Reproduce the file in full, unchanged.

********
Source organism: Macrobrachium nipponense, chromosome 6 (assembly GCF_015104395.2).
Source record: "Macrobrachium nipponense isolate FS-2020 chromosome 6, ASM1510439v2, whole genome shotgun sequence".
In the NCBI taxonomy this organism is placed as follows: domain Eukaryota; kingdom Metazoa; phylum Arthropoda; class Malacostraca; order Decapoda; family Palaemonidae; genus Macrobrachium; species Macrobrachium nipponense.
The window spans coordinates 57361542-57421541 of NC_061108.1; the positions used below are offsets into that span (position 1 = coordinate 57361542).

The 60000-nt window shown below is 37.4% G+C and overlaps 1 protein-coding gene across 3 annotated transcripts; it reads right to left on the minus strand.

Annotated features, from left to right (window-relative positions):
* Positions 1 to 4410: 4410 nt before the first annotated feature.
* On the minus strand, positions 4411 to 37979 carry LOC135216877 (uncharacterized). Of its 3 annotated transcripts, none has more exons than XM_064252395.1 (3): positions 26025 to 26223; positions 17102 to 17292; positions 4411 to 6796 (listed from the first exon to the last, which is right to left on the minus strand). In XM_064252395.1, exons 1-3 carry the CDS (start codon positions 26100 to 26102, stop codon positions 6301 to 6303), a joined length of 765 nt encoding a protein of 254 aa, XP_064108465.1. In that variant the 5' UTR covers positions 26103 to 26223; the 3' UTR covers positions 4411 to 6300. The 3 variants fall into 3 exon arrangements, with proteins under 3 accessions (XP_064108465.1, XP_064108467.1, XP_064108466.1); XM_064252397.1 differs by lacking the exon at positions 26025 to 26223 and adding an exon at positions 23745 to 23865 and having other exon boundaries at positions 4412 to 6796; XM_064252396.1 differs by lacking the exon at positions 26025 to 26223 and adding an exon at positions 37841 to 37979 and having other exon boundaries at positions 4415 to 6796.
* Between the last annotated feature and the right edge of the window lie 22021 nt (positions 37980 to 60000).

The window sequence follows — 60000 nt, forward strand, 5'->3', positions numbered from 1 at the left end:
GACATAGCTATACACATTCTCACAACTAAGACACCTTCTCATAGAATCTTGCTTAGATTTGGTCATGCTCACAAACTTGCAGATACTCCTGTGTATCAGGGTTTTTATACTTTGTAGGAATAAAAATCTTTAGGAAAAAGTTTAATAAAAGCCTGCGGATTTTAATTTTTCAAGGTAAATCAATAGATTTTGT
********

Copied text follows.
Source organism: Macrobrachium nipponense, chromosome 6 (assembly GCF_015104395.2).
Source record: "Macrobrachium nipponense isolate FS-2020 chromosome 6, ASM1510439v2, whole genome shotgun sequence".
In the NCBI taxonomy this organism is placed as follows: domain Eukaryota; kingdom Metazoa; phylum Arthropoda; class Malacostraca; order Decapoda; family Palaemonidae; genus Macrobrachium; species Macrobrachium nipponense.
The window spans coordinates 57361542-57421541 of NC_061108.1; the positions used below are offsets into that span (position 1 = coordinate 57361542).

The 60000-nt window shown below is 37.4% G+C and overlaps 1 protein-coding gene across 3 annotated transcripts; it reads right to left on the minus strand.

Annotated features, from left to right (window-relative positions):
* Positions 1 to 4410: 4410 nt before the first annotated feature.
* On the minus strand, positions 4411 to 37979 carry LOC135216877 (uncharacterized). Of its 3 annotated transcripts, none has more exons than XM_064252395.1 (3): positions 26025 to 26223; positions 17102 to 17292; positions 4411 to 6796 (listed from the first exon to the last, which is right to left on the minus strand). In XM_064252395.1, exons 1-3 carry the CDS (start codon positions 26100 to 26102, stop codon positions 6301 to 6303), a joined length of 765 nt encoding a protein of 254 aa, XP_064108465.1. In that variant the 5' UTR covers positions 26103 to 26223; the 3' UTR covers positions 4411 to 6300. The 3 variants fall into 3 exon arrangements, with proteins under 3 accessions (XP_064108465.1, XP_064108467.1, XP_064108466.1); XM_064252397.1 differs by lacking the exon at positions 26025 to 26223 and adding an exon at positions 23745 to 23865 and having other exon boundaries at positions 4412 to 6796; XM_064252396.1 differs by lacking the exon at positions 26025 to 26223 and adding an exon at positions 37841 to 37979 and having other exon boundaries at positions 4415 to 6796.
* Between the last annotated feature and the right edge of the window lie 22021 nt (positions 37980 to 60000).

The window sequence follows — 60000 nt, forward strand, 5'->3', positions numbered from 1 at the left end:
GACATAGCTATACACATTCTCACAACTAAGACACCTTCTCATAGAATCTTGCTTAGATTTGGTCATGCTCACAAACTTGCAGATACTCCTGTGTATCAGGGTTTTTATACTTTGTAGGAATAAAAATCTTTAGGAAAAAGTTTAATAAAAGCCTGCGGATTTTAATTTTTCAAGGTAAATCAATAGATTTTGT